Many cellular functions are based on the rhythmic organization of biological processes into self-repeating cascades of events. Some of these periodic processes, such as the cell cycles of several species, exhibit conspicuous irregularities in the form of period skippings, which lead to polymodal distributions of cycle lengths. A recently proposed mechanism that accounts for this quantized behavior is the stabilization of a Hopf-unstable state
by molecular noise. Here we investigate the effect of varying noise in a model system, namely an excitable activator-repressor genetic circuit, that displays this noise-induced stabilization effect. Our results show that an optimal noise level enhances the regularity (coherence) of the cycles, in a form of coherence resonance. Similar noise levels also optimize the multimodal nature of the cycle lengths. Together, these results illustrate how molecular noise within a minimal gene regulatory motif confers robust generation of polymodal patterns of periodicity.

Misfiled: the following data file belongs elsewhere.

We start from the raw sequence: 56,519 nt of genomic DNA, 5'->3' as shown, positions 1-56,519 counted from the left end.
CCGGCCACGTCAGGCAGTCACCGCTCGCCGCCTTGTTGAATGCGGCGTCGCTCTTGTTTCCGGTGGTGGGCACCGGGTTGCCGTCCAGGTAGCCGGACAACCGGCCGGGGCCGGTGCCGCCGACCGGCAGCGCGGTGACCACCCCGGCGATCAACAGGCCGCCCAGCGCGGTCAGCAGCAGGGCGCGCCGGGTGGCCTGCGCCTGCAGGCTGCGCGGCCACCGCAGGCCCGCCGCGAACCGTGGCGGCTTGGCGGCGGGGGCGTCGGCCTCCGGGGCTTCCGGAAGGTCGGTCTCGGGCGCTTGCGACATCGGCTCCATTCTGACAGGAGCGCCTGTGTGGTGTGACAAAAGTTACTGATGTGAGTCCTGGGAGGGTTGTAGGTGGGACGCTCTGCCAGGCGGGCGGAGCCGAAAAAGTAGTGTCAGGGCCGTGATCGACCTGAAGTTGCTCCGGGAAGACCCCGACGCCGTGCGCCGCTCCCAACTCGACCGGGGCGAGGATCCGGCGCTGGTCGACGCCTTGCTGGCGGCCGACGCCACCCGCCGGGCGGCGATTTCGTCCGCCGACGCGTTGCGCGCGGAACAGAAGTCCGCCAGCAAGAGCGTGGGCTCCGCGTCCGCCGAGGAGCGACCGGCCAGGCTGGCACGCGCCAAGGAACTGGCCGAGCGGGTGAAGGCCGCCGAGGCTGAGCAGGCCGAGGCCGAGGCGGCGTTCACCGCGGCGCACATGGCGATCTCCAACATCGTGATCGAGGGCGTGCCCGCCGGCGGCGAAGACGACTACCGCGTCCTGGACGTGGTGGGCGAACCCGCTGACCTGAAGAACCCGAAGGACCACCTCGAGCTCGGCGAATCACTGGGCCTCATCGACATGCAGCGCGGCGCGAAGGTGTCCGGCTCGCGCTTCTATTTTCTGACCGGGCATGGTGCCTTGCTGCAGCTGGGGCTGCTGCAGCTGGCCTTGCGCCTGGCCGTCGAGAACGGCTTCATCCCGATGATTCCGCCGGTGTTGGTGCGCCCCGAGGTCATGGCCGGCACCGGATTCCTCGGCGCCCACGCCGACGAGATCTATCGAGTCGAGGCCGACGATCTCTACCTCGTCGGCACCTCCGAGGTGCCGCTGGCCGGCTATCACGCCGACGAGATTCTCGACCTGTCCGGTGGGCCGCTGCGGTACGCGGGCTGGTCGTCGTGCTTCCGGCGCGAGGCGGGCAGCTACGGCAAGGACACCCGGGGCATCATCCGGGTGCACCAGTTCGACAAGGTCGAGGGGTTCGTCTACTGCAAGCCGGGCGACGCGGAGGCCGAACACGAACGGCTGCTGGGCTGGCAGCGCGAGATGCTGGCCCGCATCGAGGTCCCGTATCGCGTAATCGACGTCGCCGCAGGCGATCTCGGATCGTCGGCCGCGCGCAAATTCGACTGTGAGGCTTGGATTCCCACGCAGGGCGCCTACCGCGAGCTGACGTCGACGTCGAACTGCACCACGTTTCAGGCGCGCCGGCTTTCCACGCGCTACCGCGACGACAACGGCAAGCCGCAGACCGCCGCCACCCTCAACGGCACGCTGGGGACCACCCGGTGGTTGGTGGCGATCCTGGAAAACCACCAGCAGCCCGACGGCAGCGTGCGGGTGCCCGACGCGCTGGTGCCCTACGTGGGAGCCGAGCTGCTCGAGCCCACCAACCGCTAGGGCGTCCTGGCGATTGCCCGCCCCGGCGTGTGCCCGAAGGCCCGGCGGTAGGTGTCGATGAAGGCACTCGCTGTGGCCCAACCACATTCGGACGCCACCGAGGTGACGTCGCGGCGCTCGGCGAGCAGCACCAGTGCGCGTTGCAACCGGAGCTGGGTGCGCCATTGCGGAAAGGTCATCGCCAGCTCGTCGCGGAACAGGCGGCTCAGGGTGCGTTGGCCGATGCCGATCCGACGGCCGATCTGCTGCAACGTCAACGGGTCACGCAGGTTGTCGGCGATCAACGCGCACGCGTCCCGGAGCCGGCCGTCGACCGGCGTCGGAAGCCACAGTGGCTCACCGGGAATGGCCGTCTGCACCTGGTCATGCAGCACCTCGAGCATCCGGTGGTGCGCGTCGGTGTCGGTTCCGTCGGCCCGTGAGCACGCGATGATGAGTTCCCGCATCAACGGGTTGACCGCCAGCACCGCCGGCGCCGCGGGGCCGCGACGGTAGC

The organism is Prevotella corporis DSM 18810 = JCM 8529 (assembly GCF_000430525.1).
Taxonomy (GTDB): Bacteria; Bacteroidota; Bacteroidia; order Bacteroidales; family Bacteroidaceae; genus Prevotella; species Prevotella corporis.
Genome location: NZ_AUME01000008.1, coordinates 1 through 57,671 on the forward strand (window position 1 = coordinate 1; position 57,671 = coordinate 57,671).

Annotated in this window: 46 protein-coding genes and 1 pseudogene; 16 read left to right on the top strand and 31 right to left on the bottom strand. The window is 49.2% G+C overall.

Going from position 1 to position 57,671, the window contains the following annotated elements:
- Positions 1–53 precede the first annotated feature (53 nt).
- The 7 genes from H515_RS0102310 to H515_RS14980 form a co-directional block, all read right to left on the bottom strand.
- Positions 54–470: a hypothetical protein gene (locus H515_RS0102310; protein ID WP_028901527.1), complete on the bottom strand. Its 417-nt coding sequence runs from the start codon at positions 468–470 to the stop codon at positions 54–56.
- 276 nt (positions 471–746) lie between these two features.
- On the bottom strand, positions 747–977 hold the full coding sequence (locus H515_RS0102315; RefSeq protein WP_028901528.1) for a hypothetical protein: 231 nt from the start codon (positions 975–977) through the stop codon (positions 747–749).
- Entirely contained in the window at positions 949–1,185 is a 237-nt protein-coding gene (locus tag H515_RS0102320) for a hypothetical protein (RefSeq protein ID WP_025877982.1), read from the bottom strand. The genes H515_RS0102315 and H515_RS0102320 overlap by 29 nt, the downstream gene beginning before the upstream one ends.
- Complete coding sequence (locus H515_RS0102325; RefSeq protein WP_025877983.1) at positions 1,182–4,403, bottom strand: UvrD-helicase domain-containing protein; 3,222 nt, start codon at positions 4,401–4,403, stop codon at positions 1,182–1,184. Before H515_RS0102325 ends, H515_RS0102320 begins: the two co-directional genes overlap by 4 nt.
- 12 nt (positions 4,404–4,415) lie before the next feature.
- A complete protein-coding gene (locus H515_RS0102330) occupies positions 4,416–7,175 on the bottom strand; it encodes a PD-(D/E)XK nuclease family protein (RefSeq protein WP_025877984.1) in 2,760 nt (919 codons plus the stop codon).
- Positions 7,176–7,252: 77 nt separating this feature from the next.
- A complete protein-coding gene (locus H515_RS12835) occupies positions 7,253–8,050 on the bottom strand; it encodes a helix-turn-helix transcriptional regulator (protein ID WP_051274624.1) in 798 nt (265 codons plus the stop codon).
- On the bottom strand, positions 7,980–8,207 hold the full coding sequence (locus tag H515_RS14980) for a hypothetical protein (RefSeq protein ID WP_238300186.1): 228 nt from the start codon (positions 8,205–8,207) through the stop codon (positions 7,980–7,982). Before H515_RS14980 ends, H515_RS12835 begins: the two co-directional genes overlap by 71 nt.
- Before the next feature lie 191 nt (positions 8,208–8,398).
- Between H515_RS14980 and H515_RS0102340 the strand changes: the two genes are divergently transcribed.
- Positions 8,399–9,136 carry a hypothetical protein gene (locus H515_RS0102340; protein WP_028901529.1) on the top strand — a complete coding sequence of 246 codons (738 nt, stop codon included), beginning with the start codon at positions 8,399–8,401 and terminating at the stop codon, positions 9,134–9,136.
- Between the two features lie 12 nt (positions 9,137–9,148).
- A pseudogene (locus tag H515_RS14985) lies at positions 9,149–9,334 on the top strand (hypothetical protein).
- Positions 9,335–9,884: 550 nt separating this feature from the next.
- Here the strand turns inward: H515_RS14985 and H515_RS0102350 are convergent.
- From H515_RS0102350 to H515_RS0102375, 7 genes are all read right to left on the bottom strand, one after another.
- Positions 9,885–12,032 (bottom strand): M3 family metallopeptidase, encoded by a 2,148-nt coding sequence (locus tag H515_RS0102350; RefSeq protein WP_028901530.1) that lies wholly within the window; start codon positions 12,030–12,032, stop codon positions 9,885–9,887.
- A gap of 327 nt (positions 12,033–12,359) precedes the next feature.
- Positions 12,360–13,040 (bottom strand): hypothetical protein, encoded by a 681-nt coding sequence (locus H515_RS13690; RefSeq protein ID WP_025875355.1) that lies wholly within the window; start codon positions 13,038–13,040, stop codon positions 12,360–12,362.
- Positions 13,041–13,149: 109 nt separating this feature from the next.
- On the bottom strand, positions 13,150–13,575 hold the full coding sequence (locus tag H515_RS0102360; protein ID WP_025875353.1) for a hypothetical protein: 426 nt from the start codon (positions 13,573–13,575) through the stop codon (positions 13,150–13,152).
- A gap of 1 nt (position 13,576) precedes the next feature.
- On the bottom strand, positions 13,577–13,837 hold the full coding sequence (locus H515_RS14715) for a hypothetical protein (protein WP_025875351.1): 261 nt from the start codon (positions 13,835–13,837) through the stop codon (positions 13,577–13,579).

CitationRue, P.; Süel, G.; Garcia-Ojalvo, J. Optimizing periodicity and polymodality in noise-induced genetic oscillators. "Physical review E: statistical, nonlinear, and soft matter physics", 2011, vol. 83, núm. 6, p. 1-8.
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